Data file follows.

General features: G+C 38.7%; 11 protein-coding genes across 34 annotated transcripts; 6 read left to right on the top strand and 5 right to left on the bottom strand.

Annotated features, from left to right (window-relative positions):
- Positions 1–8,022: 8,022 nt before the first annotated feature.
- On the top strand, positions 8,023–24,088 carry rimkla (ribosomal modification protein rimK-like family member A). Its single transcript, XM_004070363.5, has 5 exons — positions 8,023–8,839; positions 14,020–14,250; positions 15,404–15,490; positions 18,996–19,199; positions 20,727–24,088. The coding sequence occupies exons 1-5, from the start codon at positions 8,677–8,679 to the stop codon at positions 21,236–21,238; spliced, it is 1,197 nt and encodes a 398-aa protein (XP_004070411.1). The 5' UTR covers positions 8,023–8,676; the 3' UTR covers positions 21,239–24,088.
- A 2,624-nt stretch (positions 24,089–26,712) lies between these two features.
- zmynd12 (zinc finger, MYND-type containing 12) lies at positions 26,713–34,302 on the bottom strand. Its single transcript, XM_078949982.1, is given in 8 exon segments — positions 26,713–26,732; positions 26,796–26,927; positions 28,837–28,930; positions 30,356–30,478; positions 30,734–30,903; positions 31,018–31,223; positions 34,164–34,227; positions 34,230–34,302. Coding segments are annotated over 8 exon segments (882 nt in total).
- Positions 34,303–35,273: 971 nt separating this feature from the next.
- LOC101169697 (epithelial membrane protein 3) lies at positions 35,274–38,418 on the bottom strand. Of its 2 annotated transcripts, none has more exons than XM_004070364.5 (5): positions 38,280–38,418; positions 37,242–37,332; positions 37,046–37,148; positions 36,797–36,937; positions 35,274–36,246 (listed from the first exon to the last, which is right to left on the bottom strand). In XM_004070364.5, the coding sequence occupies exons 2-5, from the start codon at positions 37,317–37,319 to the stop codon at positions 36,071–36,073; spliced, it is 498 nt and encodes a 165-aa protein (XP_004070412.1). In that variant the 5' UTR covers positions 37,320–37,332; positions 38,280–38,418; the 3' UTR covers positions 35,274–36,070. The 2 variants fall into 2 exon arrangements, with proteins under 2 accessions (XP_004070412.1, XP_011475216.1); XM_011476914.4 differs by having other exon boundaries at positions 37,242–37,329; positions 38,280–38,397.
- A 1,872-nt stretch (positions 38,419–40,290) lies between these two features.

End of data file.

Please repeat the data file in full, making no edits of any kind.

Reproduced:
General features: G+C 38.7%; 11 protein-coding genes across 34 annotated transcripts; 6 read left to right on the top strand and 5 right to left on the bottom strand.

Annotated features, from left to right (window-relative positions):
- Positions 1–8,022: 8,022 nt before the first annotated feature.
- On the top strand, positions 8,023–24,088 carry rimkla (ribosomal modification protein rimK-like family member A). Its single transcript, XM_004070363.5, has 5 exons — positions 8,023–8,839; positions 14,020–14,250; positions 15,404–15,490; positions 18,996–19,199; positions 20,727–24,088. The coding sequence occupies exons 1-5, from the start codon at positions 8,677–8,679 to the stop codon at positions 21,236–21,238; spliced, it is 1,197 nt and encodes a 398-aa protein (XP_004070411.1). The 5' UTR covers positions 8,023–8,676; the 3' UTR covers positions 21,239–24,088.
- A 2,624-nt stretch (positions 24,089–26,712) lies between these two features.
- zmynd12 (zinc finger, MYND-type containing 12) lies at positions 26,713–34,302 on the bottom strand. Its single transcript, XM_078949982.1, is given in 8 exon segments — positions 26,713–26,732; positions 26,796–26,927; positions 28,837–28,930; positions 30,356–30,478; positions 30,734–30,903; positions 31,018–31,223; positions 34,164–34,227; positions 34,230–34,302. Coding segments are annotated over 8 exon segments (882 nt in total).
- Positions 34,303–35,273: 971 nt separating this feature from the next.
- LOC101169697 (epithelial membrane protein 3) lies at positions 35,274–38,418 on the bottom strand. Of its 2 annotated transcripts, none has more exons than XM_004070364.5 (5): positions 38,280–38,418; positions 37,242–37,332; positions 37,046–37,148; positions 36,797–36,937; positions 35,274–36,246 (listed from the first exon to the last, which is right to left on the bottom strand). In XM_004070364.5, the coding sequence occupies exons 2-5, from the start codon at positions 37,317–37,319 to the stop codon at positions 36,071–36,073; spliced, it is 498 nt and encodes a 165-aa protein (XP_004070412.1). In that variant the 5' UTR covers positions 37,320–37,332; positions 38,280–38,418; the 3' UTR covers positions 35,274–36,070. The 2 variants fall into 2 exon arrangements, with proteins under 2 accessions (XP_004070412.1, XP_011475216.1); XM_011476914.4 differs by having other exon boundaries at positions 37,242–37,329; positions 38,280–38,397.
- A 1,872-nt stretch (positions 38,419–40,290) lies between these two features.